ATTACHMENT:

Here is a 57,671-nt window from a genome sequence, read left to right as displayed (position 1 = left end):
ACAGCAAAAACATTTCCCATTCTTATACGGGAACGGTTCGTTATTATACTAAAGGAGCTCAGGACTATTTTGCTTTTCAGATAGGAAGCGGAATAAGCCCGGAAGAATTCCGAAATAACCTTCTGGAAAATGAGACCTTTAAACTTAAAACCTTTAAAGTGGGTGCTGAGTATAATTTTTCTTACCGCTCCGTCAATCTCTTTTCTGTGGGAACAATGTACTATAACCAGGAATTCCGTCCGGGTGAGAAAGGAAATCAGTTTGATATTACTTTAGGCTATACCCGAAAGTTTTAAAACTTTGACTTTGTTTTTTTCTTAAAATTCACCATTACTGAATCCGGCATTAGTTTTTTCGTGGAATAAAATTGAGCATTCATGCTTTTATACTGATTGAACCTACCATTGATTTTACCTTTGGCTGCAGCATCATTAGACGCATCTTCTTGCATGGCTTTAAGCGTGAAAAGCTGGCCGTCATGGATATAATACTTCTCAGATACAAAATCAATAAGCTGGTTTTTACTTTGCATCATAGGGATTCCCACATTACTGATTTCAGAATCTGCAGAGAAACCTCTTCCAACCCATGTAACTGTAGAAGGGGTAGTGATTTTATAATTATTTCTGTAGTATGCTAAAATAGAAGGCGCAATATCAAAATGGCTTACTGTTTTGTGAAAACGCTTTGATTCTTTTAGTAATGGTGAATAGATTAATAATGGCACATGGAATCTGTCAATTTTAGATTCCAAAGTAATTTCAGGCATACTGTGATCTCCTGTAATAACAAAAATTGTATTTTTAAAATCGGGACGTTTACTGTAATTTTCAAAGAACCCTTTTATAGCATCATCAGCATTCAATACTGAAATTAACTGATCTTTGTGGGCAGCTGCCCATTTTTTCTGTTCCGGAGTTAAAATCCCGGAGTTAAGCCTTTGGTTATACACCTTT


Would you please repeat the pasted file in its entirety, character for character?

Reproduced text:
Here is a 57,671-nt window from a genome sequence, read left to right as displayed (position 1 = left end):
ACAGCAAAAACATTTCCCATTCTTATACGGGAACGGTTCGTTATTATACTAAAGGAGCTCAGGACTATTTTGCTTTTCAGATAGGAAGCGGAATAAGCCCGGAAGAATTCCGAAATAACCTTCTGGAAAATGAGACCTTTAAACTTAAAACCTTTAAAGTGGGTGCTGAGTATAATTTTTCTTACCGCTCCGTCAATCTCTTTTCTGTGGGAACAATGTACTATAACCAGGAATTCCGTCCGGGTGAGAAAGGAAATCAGTTTGATATTACTTTAGGCTATACCCGAAAGTTTTAAAACTTTGACTTTGTTTTTTTCTTAAAATTCACCATTACTGAATCCGGCATTAGTTTTTTCGTGGAATAAAATTGAGCATTCATGCTTTTATACTGATTGAACCTACCATTGATTTTACCTTTGGCTGCAGCATCATTAGACGCATCTTCTTGCATGGCTTTAAGCGTGAAAAGCTGGCCGTCATGGATATAATACTTCTCAGATACAAAATCAATAAGCTGGTTTTTACTTTGCATCATAGGGATTCCCACATTACTGATTTCAGAATCTGCAGAGAAACCTCTTCCAACCCATGTAACTGTAGAAGGGGTAGTGATTTTATAATTATTTCTGTAGTATGCTAAAATAGAAGGCGCAATATCAAAATGGCTTACTGTTTTGTGAAAACGCTTTGATTCTTTTAGTAATGGTGAATAGATTAATAATGGCACATGGAATCTGTCAATTTTAGATTCCAAAGTAATTTCAGGCATACTGTGATCTCCTGTAATAACAAAAATTGTATTTTTAAAATCGGGACGTTTACTGTAATTTTCAAAGAACCCTTTTATAGCATCATCAGCATTCAATACTGAAATTAACTGATCTTTGTGGGCAGCTGCCCATTTTTTCTGTTCCGGAGTTAAAATCCCGGAGTTAAGCCTTTGGTTATACACCTTT